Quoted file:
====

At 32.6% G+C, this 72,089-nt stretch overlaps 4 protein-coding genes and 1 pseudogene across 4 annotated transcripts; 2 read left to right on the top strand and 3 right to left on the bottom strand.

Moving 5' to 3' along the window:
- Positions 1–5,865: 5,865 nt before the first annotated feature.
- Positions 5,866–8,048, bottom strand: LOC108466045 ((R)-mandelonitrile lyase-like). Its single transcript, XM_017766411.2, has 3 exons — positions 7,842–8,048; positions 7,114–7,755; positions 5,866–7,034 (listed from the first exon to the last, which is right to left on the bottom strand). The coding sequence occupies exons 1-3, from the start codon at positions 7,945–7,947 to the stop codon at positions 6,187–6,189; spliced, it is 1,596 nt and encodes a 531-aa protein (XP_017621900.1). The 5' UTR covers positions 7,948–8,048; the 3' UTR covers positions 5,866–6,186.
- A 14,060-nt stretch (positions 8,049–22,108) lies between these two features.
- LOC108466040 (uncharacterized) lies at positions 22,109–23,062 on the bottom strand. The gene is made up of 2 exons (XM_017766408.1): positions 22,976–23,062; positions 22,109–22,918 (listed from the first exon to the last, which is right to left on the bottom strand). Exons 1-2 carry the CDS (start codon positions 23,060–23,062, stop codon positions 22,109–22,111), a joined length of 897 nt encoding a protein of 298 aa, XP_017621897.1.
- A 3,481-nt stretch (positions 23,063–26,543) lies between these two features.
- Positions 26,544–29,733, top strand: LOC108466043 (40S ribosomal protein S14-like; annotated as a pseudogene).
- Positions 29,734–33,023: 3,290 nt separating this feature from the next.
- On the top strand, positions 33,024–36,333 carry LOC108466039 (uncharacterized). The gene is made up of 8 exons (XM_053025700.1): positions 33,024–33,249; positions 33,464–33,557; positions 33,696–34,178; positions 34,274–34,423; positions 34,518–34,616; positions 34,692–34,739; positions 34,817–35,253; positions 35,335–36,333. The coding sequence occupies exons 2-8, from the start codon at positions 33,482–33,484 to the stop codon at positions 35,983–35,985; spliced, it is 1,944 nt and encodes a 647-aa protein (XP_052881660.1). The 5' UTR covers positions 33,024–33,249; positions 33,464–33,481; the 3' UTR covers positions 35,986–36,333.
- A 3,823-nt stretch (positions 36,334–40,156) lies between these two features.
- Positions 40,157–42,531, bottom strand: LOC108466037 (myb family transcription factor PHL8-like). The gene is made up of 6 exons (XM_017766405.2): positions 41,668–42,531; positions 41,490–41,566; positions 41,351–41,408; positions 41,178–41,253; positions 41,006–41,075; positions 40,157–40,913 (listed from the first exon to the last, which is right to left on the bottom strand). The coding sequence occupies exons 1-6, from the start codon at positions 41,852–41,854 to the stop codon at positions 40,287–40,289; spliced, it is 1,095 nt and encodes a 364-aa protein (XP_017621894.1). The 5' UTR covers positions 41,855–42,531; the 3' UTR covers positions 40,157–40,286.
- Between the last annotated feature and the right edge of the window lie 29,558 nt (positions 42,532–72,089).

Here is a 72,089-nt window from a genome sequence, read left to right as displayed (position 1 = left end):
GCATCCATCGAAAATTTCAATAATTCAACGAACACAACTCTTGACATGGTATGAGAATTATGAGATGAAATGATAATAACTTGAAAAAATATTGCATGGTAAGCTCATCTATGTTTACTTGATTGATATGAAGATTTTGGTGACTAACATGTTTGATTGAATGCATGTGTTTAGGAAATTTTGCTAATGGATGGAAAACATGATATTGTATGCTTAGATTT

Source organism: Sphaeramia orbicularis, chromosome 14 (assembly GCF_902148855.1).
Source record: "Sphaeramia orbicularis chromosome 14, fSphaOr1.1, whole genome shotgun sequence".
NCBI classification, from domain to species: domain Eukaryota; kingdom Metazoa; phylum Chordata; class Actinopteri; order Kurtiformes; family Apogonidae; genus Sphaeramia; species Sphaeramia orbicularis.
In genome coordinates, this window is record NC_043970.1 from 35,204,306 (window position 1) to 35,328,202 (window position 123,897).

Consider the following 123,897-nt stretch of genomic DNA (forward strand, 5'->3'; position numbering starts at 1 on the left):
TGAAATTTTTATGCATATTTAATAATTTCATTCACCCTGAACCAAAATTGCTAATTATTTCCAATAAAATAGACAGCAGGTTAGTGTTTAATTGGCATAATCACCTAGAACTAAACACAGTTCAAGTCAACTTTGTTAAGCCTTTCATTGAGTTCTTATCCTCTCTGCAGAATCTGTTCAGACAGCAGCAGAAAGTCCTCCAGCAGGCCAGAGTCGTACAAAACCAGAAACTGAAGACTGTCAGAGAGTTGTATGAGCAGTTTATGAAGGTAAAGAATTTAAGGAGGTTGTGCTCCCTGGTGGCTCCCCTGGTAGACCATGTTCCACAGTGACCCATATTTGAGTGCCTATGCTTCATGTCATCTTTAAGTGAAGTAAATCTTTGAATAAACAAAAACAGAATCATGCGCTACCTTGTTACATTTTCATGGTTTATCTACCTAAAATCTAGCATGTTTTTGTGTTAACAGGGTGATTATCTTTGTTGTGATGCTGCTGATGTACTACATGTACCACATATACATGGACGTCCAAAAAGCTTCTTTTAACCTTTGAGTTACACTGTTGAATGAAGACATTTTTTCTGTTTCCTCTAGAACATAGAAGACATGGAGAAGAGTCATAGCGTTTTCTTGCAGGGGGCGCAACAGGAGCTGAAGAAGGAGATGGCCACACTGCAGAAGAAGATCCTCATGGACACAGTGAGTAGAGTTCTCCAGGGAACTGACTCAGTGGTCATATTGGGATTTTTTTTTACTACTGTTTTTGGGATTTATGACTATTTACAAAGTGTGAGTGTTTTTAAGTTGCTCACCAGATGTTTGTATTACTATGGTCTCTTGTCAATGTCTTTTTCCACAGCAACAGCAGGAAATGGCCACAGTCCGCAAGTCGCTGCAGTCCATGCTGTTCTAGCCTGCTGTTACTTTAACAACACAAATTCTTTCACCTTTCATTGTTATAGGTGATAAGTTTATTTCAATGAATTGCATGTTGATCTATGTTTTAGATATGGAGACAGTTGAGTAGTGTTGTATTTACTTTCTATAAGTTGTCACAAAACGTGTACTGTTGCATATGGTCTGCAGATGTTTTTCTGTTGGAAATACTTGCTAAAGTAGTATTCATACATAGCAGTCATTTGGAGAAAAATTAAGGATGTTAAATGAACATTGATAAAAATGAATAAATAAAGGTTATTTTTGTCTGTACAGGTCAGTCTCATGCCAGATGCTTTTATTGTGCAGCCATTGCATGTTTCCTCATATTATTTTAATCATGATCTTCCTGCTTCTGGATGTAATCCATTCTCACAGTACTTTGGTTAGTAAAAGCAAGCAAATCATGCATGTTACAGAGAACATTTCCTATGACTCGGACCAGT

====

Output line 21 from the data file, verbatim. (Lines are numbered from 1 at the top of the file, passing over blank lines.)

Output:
TGAAATTTTTATGCATATTTAATAATTTCATTCACCCTGAACCAAAATTGCTAATTATTTCCAATAAAATAGACAGCAGGTTAGTGTTTAATTGGCATAATCACCTAGAACTAAACACAGTTCAAGTCAACTTTGTTAAGCCTTTCATTGAGTTCTTATCCTCTCTGCAGAATCTGTTCAGACAGCAGCAGAAAGTCCTCCAGCAGGCCAGAGTCGTACAAAACCAGAAACTGAAGACTGTCAGAGAGTTGTATGAGCAGTTTATGAAGGTAAAGAATTTAAGGAGGTTGTGCTCCCTGGTGGCTCCCCTGGTAGACCATGTTCCACAGTGACCCATATTTGAGTGCCTATGCTTCATGTCATCTTTAAGTGAAGTAAATCTTTGAATAAACAAAAACAGAATCATGCGCTACCTTGTTACATTTTCATGGTTTATCTACCTAAAATCTAGCATGTTTTTGTGTTAACAGGGTGATTATCTTTGTTGTGATGCTGCTGATGTACTACATGTACCACATATACATGGACGTCCAAAAAGCTTCTTTTAACCTTTGAGTTACACTGTTGAATGAAGACATTTTTTCTGTTTCCTCTAGAACATAGAAGACATGGAGAAGAGTCATAGCGTTTTCTTGCAGGGGGCGCAACAGGAGCTGAAGAAGGAGATGGCCACACTGCAGAAGAAGATCCTCATGGACACAGTGAGTAGAGTTCTCCAGGGAACTGACTCAGTGGTCATATTGGGATTTTTTTTTACTACTGTTTTTGGGATTTATGACTATTTACAAAGTGTGAGTGTTTTTAAGTTGCTCACCAGATGTTTGTATTACTATGGTCTCTTGTCAATGTCTTTTTCCACAGCAACAGCAGGAAATGGCCACAGTCCGCAAGTCGCTGCAGTCCATGCTGTTCTAGCCTGCTGTTACTTTAACAACACAAATTCTTTCACCTTTCATTGTTATAGGTGATAAGTTTATTTCAATGAATTGCATGTTGATCTATGTTTTAGATATGGAGACAGTTGAGTAGTGTTGTATTTACTTTCTATAAGTTGTCACAAAACGTGTACTGTTGCATATGGTCTGCAGATGTTTTTCTGTTGGAAATACTTGCTAAAGTAGTATTCATACATAGCAGTCATTTGGAGAAAAATTAAGGATGTTAAATGAACATTGATAAAAATGAATAAATAAAGGTTATTTTTGTCTGTACAGGTCAGTCTCATGCCAGATGCTTTTATTGTGCAGCCATTGCATGTTTCCTCATATTATTTTAATCATGATCTTCCTGCTTCTGGATGTAATCCATTCTCACAGTACTTTGGTTAGTAAAAGCAAGCAAATCATGCATGTTACAGAGAACATTTCCTATGACTCGGACCAGT